A long overdue conversation has begun in Canada about how to ensure large sections of our country are no longer cut off from an essential service which is taken for granted by so many others – access to high-speed Internet. For too long now, many people in rural, remote, and northern communities have either been forced to live with inadequate and spotty online services, or in many cases, no high-speed Internet at all. In fact, Canada’s current broadband coverage standards for upload and download speeds fall well behind many industrialized nations.

In 2016, building a nationwide information superhighway is as important to Canada’s future as building the transcontinental railroad was over 130 years ago. Simply put, it’s hard to live without. Imagine a small business owner trying to compete in today’s global economy without high-speed Internet. Or a patient waiting for crucial medical test results that are delayed because those results are not available online. Or a young person trying to improve their job skills without access to an online course.

But in fact, too many Canadians do live without it. A recent report published by the Canadian Radio-television Telecommunications Commission (CRTC) found that only a fraction of people and businesses in rural and remote communities have access to the upload and download speeds that are almost universally available in our urban centres. For example, almost 100 per cent of people in urban areas have access to download speeds of between 16-25 Megabytes per second (Mbps), compared to only 29 per cent of Canadians in rural communities. That’s a significant gap and it needs to be closed.

Not only are a large section of our fellow Canadians being cut off from vital services, they are also being prevented from fully participating in Canadian society and contributing the ideas and the innovations that make our country great. Rural Canada makes up 30 per cent of the country’s population and produces one-third of our economic output.  It is time to get Internet service in rural and northern Canada moving at full speed.

The good news is that this conversation is shifting from a debate over whether broadband access is an essential service to how we can work together as a nation to get everyone connected.

The head of the CRTC Jean-Pierre Blais recently talked about the importance of developing a coherent national Internet deployment strategy in Canada. As municipal leaders, we entirely agree with that sentiment, as well as the insistence that it will take a collective effort from all quarters of society including the CRTC, governments, and private industry to make it happen.

The CRTC is holding hearings right now to better understand broadband connectivity across Canada. FCM appeared there April 15 to lay out the case that high-speed broadband access must be considered an essential service. This means putting in place new funding mechanisms that will support universal access in areas not served through private investments or targeted government funding programs.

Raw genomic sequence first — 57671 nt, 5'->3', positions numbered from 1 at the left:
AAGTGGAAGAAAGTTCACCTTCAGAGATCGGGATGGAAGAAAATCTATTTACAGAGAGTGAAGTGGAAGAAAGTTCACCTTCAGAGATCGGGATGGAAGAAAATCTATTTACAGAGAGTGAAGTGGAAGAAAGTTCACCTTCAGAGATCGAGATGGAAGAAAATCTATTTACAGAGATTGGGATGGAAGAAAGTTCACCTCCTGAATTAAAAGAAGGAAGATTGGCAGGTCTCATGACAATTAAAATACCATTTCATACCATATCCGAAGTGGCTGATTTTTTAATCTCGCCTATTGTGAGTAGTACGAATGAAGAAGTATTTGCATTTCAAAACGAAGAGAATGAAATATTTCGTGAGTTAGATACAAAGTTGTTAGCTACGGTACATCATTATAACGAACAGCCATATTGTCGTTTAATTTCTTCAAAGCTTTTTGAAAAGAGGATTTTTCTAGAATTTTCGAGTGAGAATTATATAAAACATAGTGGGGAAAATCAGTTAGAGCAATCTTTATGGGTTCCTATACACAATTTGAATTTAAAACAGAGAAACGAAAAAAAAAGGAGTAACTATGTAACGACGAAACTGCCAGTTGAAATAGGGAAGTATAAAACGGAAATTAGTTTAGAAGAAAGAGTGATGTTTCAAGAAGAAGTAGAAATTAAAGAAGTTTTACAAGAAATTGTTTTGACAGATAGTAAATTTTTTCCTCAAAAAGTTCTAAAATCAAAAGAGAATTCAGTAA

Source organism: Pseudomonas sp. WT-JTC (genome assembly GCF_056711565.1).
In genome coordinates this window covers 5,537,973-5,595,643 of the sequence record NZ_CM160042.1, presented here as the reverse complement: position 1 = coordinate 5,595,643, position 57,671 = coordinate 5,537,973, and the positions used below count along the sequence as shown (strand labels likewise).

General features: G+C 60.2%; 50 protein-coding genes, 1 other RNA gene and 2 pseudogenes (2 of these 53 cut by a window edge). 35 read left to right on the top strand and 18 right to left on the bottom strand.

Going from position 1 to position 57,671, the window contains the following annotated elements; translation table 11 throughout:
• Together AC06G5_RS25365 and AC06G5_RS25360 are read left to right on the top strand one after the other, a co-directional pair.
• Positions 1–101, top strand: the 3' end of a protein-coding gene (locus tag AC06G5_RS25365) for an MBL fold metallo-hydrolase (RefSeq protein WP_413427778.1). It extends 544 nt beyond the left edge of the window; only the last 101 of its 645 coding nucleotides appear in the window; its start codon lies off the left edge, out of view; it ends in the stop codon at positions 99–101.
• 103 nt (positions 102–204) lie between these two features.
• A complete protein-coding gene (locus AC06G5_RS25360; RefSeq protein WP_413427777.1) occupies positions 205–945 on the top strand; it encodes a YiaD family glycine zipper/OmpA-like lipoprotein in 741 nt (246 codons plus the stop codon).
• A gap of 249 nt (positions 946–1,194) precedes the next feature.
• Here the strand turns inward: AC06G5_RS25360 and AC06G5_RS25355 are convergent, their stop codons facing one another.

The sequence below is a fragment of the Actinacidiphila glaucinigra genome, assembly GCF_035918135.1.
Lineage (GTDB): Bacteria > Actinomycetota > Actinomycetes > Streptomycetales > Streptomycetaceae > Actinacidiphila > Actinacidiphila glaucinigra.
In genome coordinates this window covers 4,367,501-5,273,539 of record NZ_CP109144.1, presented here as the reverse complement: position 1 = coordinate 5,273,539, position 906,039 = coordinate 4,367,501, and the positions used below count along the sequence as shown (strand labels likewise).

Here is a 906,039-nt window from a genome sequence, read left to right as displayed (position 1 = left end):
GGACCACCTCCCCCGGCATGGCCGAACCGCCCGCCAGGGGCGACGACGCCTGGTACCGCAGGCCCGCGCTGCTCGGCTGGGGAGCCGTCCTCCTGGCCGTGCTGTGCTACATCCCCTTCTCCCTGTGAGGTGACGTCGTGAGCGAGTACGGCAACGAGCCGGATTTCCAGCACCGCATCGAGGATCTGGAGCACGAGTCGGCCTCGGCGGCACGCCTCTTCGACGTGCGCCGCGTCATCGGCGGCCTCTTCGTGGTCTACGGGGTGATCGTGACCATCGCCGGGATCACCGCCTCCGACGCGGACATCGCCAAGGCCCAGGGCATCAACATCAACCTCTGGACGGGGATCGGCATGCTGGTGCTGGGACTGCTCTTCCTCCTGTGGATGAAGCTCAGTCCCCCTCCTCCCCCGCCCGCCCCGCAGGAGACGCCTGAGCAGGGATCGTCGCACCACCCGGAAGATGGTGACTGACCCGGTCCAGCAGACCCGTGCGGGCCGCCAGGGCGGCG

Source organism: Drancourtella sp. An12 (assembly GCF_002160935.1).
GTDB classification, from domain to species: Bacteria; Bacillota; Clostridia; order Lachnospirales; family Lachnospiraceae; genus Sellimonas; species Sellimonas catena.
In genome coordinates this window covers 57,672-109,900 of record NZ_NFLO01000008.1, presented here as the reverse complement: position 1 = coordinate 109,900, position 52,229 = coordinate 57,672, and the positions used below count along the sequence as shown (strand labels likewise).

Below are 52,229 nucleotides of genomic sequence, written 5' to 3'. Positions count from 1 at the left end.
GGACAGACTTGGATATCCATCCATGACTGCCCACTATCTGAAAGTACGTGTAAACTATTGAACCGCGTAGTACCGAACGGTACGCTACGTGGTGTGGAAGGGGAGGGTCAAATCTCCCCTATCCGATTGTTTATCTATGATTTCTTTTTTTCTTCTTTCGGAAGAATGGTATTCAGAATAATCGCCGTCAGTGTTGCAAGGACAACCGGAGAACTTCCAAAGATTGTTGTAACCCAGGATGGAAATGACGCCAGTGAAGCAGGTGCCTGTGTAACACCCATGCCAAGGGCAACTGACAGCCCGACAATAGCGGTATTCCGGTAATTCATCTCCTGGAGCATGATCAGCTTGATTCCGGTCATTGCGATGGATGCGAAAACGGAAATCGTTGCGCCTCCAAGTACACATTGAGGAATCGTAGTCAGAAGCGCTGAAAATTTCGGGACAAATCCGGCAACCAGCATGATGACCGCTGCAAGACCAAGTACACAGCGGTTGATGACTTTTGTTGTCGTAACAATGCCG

But recognizing high-speed broadband as a basic service is only part of the solution. The CRTC must also ensure the system adapts to ever-changing technological advancements by regularly updating Canada’s broadband speed targets. Otherwise we run the risk of drawing up plans for the best system with the fastest upload and download standards today only to see that system quickly become inadequate to people’s needs tomorrow.

Canada also needs to ensure our national system includes backup connections for parts of the country where Internet outages can leave people without service for days or even weeks. For example, remote regions where repairing a broken cable is a lengthy and complicated affair, or in the north where there is simply no backup for satellite interruptions.

Making sure high-speed service is available to everyone will require significant public and private investment. We will all need to work together to build this network. That is why FCM welcomed the federal government’s commitment in the recent budget to spend an additional $500-million over the next five years to expand broadband services to rural and remote communities. These investments have the potential to make a significant difference in the lives of Canadians in underserved areas and should be taken into account by the CRTC as it studies additional mechanisms to fund the roll-out of universal broadband access.

Canadians have always been willing to work together to make sure that everyone enjoys the quality of life we all expect and deserve. Today that means pulling together as governments, businesses, and consumers to make sure that no matter where we live, a strong economy and connected, vibrant hometowns are always just a click away.

Raymond Louie
President, Federation of Canadian Municipalities
Acting Mayor of Vancouver